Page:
At midnight, on the turn of the old and New Year, it is common to hear the loud bang and flash or fireworks in China and around the world. Fireworks are used to ward off evil spirits such as the Nian monster and also symbolises the old energy (Qi) leaving and the welcoming of new energy. Sadly, fireworks are banned in the UK without special permission from the council during this time of year which has seen this tradition fade away over the last 10-15 years although there are many other exciting activities that take place during this event.
Although fireworks have been banned in some countries such as the UK, one tradition that is still going strong is the Dragon dance. At these ceremonies, you will find a group of performers from one to 10 people dressed as a giant dragon, dancing along to the rhythm of deafening music. The performers in the dragon costume will raise and lower a series of poles to make the dragon dance around, chasing the pearl of wisdom. The pearl will serve as a temptation for the dragon to search for wisdom and knowledge as he follows it to the sound of the thundering drums. The drums seem to help fill the void of the firecrackers, the energy is pumping and everyone, old and young, are thrilled by the event.
The tradition of the Dragon Dance during Chinese New Year
The Dragon dance can be dated back to the Han Dynasty (202BC – 22AD) and was traditionally used as a ceremonial practice, offering respect and worship to ancestors and also to pray for rain during the year ahead, bringing fresh and bountiful crops for the village.
These days, the Dragon dance is more commonly known for entertainment rather than a dance of worship and as of the Tang and Song dynasty, this was adopted as a crucial part of the celebrations over Chinese New Year.
The Dragon dance comes with some interesting practices, and each has a different meaning.
• The body is attached to the head and is known as the ‘eye pointing’ ceremony
• There will be a performer walking in front of the dragon who is holding a long pole with a large ball at the end, signifying the pearl of wisdom and the dragon will follow it’s every move, turning in carefully choreograph turns along the way
• When the dance is finished, the traditional practice is to burn the dragons head and tail and then return the dragon’s body to the dragon king temple. this is believed to return the dragon to ‘dragon heaven’ and bring good weather for crops in the year ahead. A new head and tail would be made at some point in the year, symbolising new beginnings
• Another common belief is that the burning dragon will repel bad luck and disasters for the year ahead.
What does the Lion dance have to do with Chinese New Year?
Another beautiful dance that takes place during the Chinese New Year is the lion dance. The Lion dance is also known as the lion lantern and is similar to the Dragon dance although it has a different meaning. The Lion dance is usually done at a smaller scale with two men inside the costume with a mirror on top of the lions head as this is said to scare off evil spirits, dancing down the street to the tune of a drumbeat along with a gong. The dancers inside the costume will imitate the body movements of a real lion and will make careful, pre-planned movements as they go along.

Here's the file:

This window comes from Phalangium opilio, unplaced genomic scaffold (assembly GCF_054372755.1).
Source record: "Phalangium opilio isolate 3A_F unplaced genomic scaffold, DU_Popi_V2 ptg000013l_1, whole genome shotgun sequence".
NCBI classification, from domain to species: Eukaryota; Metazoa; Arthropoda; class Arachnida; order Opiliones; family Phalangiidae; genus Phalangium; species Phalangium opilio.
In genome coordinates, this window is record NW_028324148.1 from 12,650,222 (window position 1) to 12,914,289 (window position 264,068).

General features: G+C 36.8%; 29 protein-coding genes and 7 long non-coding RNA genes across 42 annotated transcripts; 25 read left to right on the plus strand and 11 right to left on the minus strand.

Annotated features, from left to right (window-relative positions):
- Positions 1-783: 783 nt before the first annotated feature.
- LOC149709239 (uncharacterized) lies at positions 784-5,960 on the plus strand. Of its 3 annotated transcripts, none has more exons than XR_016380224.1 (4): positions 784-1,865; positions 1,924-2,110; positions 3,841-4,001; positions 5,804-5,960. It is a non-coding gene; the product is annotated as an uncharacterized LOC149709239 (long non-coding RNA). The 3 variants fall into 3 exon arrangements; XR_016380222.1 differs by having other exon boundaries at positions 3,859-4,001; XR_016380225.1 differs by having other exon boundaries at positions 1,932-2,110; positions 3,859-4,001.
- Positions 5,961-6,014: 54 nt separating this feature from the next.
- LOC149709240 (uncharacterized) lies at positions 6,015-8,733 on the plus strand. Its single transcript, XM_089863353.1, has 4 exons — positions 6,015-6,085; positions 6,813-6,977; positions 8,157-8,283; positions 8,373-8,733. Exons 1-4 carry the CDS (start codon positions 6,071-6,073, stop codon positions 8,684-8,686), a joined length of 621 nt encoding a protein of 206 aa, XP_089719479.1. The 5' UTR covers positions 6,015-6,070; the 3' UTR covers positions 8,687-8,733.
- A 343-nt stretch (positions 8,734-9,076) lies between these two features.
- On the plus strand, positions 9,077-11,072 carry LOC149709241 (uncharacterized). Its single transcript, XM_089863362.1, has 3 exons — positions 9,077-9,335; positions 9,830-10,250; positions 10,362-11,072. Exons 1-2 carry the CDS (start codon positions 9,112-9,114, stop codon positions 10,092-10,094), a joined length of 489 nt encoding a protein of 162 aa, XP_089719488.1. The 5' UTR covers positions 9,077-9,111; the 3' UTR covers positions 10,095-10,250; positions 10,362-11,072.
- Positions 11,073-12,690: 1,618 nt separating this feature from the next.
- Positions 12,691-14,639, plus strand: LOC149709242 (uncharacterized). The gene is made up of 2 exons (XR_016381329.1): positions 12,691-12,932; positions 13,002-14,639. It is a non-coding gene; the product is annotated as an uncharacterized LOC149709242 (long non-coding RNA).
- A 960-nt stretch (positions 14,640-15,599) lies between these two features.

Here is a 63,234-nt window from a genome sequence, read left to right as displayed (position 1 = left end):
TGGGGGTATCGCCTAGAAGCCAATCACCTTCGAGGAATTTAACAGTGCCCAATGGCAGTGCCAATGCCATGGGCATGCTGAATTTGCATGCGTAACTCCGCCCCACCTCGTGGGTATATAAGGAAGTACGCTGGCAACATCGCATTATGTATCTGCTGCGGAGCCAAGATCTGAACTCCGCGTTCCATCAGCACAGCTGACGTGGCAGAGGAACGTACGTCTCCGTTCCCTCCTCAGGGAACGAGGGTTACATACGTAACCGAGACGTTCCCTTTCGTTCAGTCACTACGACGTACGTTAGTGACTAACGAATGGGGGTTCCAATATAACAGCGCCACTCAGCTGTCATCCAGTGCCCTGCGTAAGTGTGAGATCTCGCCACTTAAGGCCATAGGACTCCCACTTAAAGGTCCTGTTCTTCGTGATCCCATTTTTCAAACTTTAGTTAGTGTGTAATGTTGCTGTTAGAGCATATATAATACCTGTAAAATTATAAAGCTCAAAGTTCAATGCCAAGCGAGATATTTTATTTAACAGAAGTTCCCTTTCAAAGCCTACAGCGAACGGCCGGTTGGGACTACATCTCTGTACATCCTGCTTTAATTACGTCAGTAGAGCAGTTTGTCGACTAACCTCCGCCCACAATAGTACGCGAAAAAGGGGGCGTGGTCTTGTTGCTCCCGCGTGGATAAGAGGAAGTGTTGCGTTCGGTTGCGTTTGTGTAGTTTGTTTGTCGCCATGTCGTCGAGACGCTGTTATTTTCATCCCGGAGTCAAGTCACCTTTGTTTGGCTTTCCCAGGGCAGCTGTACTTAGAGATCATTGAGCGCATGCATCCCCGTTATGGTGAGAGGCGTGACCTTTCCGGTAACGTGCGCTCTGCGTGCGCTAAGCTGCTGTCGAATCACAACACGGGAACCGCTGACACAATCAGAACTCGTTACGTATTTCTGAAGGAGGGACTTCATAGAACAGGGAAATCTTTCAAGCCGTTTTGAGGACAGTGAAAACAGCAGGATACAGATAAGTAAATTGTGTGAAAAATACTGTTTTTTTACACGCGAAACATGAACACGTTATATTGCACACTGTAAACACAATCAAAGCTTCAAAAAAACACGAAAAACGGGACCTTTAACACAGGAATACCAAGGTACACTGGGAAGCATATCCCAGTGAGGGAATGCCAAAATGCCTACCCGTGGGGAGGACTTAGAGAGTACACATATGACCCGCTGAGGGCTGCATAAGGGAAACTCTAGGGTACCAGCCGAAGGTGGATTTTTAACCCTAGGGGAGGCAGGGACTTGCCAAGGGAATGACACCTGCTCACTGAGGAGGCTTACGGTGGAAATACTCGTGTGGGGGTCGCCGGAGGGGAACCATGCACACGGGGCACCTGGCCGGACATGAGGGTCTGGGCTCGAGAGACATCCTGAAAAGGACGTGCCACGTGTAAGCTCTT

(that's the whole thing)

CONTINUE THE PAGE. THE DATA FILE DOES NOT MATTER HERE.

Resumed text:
The dancers inside the costume will make their way down the street and will be greeted by another dancer in a laughing Buddha costume, wearing a monks robe and mask holding a fan of banana leaves. The Buddhas role in the dance is to tease the lion by waving the fan in front of the lion’s face, leading him down the street. If you have ever seen a lion dance in person, you will probably remember seeing shredded lettuce all down the street; lettuce will be hung outside homes and businesses outside of the front door with money attached as an offering to both the dancers and also with the promise of new beginnings in the New Year. The lion will reach up to take the lettuce and will keep the money and shred and spit the lettuce over the street; it is said to be very auspicious if the lion takes your lettuce during this dance.
Common practices during day One of Chinese New Year
You’ve probably realised by now that nearly everything that takes place during Chinese New Year bears a special meaning behind it and this also carries through on the first day of the New year.
The day’s celebrations will usually begin with good wishes to other friends and family for the year ahead with everyone meeting up dressed in the new, smart clothes. Family members will then give out Ang Pow red envelopes to the younger generation with money inside to wish them a Happy New Year; unmarried adults will also get a red envelope from aunts, uncles, parents and grandparents on this day. The practice of giving out red envelopes is similar to toys and gifts being given out at Christmas. When giving an Ang Pow, it is considered lucky to give an even sum such as £8 or £20; the amount you give usually depends on the relationship with the recipient. For more information on red envelopes and their use in Chinese culture the link below details http://www.fengshuiweb.co.uk/advice/angpow.htm
Later in the day, the household will usually go out to visit aunts, uncles and other close family and friends. It is common practice to visit family members in order of age, so you would usually start by visiting Grandparents or great Grandparents if they are still alive and then Uncles, Aunts etc to wish them a promising year ahead. Visiting family members is an exciting time for children as they will usually receive an Ang Pow from each family member once they have greeted them with “Kung Xee Fa Chai” which translates to Congratulations and may you be prosperous.
What happens on day Two of Chinese New Year?